This is the third article in my series exploring the dangers the not-for-profit sector faces.
We’ve already covered the way charities are targeted and the importance of patching in maintaining cybersecurity. Today, we’ll look at charities’ and not-for-profits’ dynamic, volunteer-heavy workforce. This vital resource can easily turn into a cybersecurity timebomb, but taking a holistic approach to security can greatly minimise the risks and keep organisations safe.
A dynamic workforce helps charities deliver
Most charities, not-for-profits (NFPs) or organisations offering humanitarian services rely heavily on volunteers. Budgets and overall spend are lower, so for these services to continue, volunteering and part-time work are a vital part of their operations.
Volunteers, contractors, full-time staff, part-time staff and casual workers may all be a part of the dynamic workforce of an NFP. They usually have a fluid roster of people joining and leaving, along with those who help out for a few hours at a time. This mix of worker types helps charities and NFPs deliver vital community services. This approach of tapping into a flexible workforce as needed brings clear benefits:
increased flexibility for rostered work
new ideas from a more varied set of people
the ability for volunteers to get involved without a long-term commitment
strengthened ties between individuals and within the community
Data leakage is a matter of “when” not “if”
But this level of flexibility introduces a new level of cyber risk to any NFP. Masha Arbisman is the Behavioural Engineering Manager for the Paranoids, Verizon’s information security team. In the most recent Verizon DBIR report she explains how the conversation around data leakage has shifted from “if” to “when”. That’s supported by the Australian Cyber Security Centre’s findings that in 2021, Australian businesses reported a cyber attack every eight minutes – compared to one every ten in 2020.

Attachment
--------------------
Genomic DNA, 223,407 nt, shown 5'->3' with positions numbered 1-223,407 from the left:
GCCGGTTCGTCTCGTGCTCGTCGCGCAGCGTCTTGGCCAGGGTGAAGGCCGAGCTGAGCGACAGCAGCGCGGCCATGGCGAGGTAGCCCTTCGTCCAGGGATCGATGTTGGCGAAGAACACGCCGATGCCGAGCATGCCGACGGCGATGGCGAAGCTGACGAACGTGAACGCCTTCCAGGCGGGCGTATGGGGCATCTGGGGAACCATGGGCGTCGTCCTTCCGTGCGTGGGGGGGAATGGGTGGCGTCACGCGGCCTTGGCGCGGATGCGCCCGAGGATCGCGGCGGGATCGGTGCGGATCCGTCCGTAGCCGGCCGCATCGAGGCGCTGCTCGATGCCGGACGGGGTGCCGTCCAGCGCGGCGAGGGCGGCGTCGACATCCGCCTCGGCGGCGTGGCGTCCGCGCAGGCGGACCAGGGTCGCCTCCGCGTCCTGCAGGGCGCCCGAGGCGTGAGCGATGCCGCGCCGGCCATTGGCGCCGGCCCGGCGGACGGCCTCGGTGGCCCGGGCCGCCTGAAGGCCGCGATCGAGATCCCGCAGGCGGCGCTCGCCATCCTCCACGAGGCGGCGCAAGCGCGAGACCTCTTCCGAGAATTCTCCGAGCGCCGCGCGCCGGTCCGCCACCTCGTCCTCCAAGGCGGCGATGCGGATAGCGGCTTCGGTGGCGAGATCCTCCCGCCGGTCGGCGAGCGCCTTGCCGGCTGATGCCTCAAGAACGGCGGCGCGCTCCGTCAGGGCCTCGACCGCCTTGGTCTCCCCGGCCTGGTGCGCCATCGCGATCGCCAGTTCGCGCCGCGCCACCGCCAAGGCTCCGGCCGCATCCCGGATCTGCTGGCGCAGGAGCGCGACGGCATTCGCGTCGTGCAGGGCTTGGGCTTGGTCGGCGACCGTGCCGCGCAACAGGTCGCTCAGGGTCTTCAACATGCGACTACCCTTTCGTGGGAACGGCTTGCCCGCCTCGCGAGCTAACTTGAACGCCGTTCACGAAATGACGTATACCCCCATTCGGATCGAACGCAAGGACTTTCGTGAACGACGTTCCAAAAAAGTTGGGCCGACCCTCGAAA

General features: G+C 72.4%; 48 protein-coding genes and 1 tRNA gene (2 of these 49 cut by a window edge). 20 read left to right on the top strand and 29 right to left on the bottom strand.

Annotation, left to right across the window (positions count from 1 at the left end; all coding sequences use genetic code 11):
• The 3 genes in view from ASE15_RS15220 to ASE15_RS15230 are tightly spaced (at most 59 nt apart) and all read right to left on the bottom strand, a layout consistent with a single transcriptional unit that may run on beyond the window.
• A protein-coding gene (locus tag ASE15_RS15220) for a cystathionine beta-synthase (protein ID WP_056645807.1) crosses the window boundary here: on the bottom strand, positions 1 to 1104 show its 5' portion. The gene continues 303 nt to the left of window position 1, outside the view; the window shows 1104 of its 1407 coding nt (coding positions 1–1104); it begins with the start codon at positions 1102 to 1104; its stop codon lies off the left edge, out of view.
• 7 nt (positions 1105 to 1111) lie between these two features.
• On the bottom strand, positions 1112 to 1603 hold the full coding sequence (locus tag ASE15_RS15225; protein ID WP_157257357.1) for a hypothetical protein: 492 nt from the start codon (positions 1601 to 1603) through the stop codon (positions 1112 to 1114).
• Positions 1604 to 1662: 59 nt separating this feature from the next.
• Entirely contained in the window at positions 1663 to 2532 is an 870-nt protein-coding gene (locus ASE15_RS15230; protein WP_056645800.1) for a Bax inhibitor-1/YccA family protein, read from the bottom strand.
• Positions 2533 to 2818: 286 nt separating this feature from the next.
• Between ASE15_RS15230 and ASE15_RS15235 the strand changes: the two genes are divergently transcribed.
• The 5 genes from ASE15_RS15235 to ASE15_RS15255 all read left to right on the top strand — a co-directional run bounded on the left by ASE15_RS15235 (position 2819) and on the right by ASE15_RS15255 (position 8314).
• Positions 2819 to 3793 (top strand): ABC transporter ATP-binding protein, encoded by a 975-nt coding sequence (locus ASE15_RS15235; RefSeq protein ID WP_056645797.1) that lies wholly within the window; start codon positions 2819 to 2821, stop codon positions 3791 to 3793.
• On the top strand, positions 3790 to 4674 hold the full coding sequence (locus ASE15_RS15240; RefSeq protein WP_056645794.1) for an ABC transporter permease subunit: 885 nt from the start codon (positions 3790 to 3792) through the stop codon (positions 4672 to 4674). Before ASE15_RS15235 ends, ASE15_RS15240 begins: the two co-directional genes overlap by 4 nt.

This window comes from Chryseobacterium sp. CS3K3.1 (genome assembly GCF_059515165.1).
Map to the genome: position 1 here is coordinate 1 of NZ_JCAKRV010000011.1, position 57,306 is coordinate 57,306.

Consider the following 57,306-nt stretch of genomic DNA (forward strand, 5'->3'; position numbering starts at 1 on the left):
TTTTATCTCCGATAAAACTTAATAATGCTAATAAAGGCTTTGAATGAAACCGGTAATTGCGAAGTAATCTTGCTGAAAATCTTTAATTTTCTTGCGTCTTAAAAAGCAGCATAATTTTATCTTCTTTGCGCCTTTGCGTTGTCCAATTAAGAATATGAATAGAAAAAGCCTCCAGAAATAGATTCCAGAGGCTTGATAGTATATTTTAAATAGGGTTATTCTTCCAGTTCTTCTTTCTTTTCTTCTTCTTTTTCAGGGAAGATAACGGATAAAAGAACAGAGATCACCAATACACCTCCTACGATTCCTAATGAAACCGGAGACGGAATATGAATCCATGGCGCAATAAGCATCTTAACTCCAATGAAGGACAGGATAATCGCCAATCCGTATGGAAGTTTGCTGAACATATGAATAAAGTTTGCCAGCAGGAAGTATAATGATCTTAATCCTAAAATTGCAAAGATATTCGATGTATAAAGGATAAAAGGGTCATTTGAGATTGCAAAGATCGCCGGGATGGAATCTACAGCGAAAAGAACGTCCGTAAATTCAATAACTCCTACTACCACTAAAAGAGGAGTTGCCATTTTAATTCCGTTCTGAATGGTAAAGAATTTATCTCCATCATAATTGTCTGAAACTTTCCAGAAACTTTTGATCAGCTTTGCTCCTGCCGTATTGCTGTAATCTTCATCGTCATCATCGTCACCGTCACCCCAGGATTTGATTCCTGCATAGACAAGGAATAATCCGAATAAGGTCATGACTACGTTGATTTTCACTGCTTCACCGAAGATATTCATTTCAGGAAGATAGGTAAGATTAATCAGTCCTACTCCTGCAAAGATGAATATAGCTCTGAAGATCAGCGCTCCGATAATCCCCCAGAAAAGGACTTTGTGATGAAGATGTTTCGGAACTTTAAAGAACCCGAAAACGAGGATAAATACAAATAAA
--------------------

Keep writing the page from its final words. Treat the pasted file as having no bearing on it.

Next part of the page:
Time and time again, employees have proven to be one of the biggest contributors to an organisation’s risk posture. Verizon’s report notes that 85% of breaches involved a human element. The reality is that an organisation’s responsibility is to secure not just the technology they use but also the people that use it.
Why the human factor is critical for NFP security
Every organisation will have a mix of technical aptitudes and technology use across its workforce, and different industries present their own challenges. Take local government entities: they employ both office workers who utilise technology all day alongside park workers whose only interaction with technology may only be the payslip they receive via email every month.
Charities and NFPs can be very similar, with a mix of hands-on volunteers, community organisers, public-facing fundraisers and administrative staff. Indeed, charities and NFPs are unique in having a large majority of volunteers under their remit. Volunteering Australia estimates that almost 6 million people volunteer through an organisation annually. Those 6 million volunteers provide around 600 million hours of work annually – at wildly varying levels of tech capability - which means a serious risk exposure.
How even the best people can make mistakes
How many of us have experienced that sinking feeling when you reach for your pockets and realise your phone isn’t there? Or the time when you almost forgot your laptop bag? To err is to be human, and even the best-intentioned people slip up from time to time.